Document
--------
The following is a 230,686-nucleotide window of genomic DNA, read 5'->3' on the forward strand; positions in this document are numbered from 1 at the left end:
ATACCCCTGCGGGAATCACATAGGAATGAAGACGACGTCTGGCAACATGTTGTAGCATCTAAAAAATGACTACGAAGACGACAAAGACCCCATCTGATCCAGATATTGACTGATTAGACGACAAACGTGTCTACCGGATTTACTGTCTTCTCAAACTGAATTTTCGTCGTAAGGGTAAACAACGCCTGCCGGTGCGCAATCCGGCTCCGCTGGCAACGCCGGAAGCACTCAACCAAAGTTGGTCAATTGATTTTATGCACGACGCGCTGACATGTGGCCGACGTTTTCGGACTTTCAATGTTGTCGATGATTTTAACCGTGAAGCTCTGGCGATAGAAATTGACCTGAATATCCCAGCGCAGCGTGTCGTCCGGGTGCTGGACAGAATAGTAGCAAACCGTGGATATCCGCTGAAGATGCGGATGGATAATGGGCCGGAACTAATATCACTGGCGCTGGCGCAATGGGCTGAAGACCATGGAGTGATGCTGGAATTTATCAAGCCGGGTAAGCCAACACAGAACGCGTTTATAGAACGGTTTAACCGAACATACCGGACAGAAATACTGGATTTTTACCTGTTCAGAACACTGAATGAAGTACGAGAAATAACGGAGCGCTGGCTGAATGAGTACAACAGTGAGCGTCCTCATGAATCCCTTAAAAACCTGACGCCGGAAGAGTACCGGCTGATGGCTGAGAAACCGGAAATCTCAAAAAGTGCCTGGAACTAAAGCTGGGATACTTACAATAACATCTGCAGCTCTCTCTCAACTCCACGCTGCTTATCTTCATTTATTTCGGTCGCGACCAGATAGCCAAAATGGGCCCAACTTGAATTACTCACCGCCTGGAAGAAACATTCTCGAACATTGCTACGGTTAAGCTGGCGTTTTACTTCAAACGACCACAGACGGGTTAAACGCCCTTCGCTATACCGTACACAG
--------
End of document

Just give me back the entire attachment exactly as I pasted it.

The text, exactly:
The following is a 230,686-nucleotide window of genomic DNA, read 5'->3' on the forward strand; positions in this document are numbered from 1 at the left end:
ATACCCCTGCGGGAATCACATAGGAATGAAGACGACGTCTGGCAACATGTTGTAGCATCTAAAAAATGACTACGAAGACGACAAAGACCCCATCTGATCCAGATATTGACTGATTAGACGACAAACGTGTCTACCGGATTTACTGTCTTCTCAAACTGAATTTTCGTCGTAAGGGTAAACAACGCCTGCCGGTGCGCAATCCGGCTCCGCTGGCAACGCCGGAAGCACTCAACCAAAGTTGGTCAATTGATTTTATGCACGACGCGCTGACATGTGGCCGACGTTTTCGGACTTTCAATGTTGTCGATGATTTTAACCGTGAAGCTCTGGCGATAGAAATTGACCTGAATATCCCAGCGCAGCGTGTCGTCCGGGTGCTGGACAGAATAGTAGCAAACCGTGGATATCCGCTGAAGATGCGGATGGATAATGGGCCGGAACTAATATCACTGGCGCTGGCGCAATGGGCTGAAGACCATGGAGTGATGCTGGAATTTATCAAGCCGGGTAAGCCAACACAGAACGCGTTTATAGAACGGTTTAACCGAACATACCGGACAGAAATACTGGATTTTTACCTGTTCAGAACACTGAATGAAGTACGAGAAATAACGGAGCGCTGGCTGAATGAGTACAACAGTGAGCGTCCTCATGAATCCCTTAAAAACCTGACGCCGGAAGAGTACCGGCTGATGGCTGAGAAACCGGAAATCTCAAAAAGTGCCTGGAACTAAAGCTGGGATACTTACAATAACATCTGCAGCTCTCTCTCAACTCCACGCTGCTTATCTTCATTTATTTCGGTCGCGACCAGATAGCCAAAATGGGCCCAACTTGAATTACTCACCGCCTGGAAGAAACATTCTCGAACATTGCTACGGTTAAGCTGGCGTTTTACTTCAAACGACCACAGACGGGTTAAACGCCCTTCGCTATACCGTACACAG